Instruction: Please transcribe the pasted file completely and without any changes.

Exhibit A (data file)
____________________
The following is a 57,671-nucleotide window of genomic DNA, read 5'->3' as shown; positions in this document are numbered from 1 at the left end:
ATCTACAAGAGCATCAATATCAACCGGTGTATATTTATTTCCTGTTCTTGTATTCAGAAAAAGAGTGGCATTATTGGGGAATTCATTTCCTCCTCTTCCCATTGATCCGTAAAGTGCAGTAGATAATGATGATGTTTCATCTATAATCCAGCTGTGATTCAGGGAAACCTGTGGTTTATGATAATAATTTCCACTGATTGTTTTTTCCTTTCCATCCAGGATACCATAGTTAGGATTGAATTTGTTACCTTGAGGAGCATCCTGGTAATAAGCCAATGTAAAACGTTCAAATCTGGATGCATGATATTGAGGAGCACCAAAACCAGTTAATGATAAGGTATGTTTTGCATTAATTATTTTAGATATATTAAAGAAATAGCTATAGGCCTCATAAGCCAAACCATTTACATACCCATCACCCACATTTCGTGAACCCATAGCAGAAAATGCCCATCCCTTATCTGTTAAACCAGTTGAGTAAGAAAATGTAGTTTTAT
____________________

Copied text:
The following is a 57,671-nucleotide window of genomic DNA, read 5'->3' as shown; positions in this document are numbered from 1 at the left end:
ATCTACAAGAGCATCAATATCAACCGGTGTATATTTATTTCCTGTTCTTGTATTCAGAAAAAGAGTGGCATTATTGGGGAATTCATTTCCTCCTCTTCCCATTGATCCGTAAAGTGCAGTAGATAATGATGATGTTTCATCTATAATCCAGCTGTGATTCAGGGAAACCTGTGGTTTATGATAATAATTTCCACTGATTGTTTTTTCCTTTCCATCCAGGATACCATAGTTAGGATTGAATTTGTTACCTTGAGGAGCATCCTGGTAATAAGCCAATGTAAAACGTTCAAATCTGGATGCATGATATTGAGGAGCACCAAAACCAGTTAATGATAAGGTATGTTTTGCATTAATTATTTTAGATATATTAAAGAAATAGCTATAGGCCTCATAAGCCAAACCATTTACATACCCATCACCCACATTTCGTGAACCCATAGCAGAAAATGCCCATCCCTTATCTGTTAAACCAGTTGAGTAAGAAAATGTAGTTTTAT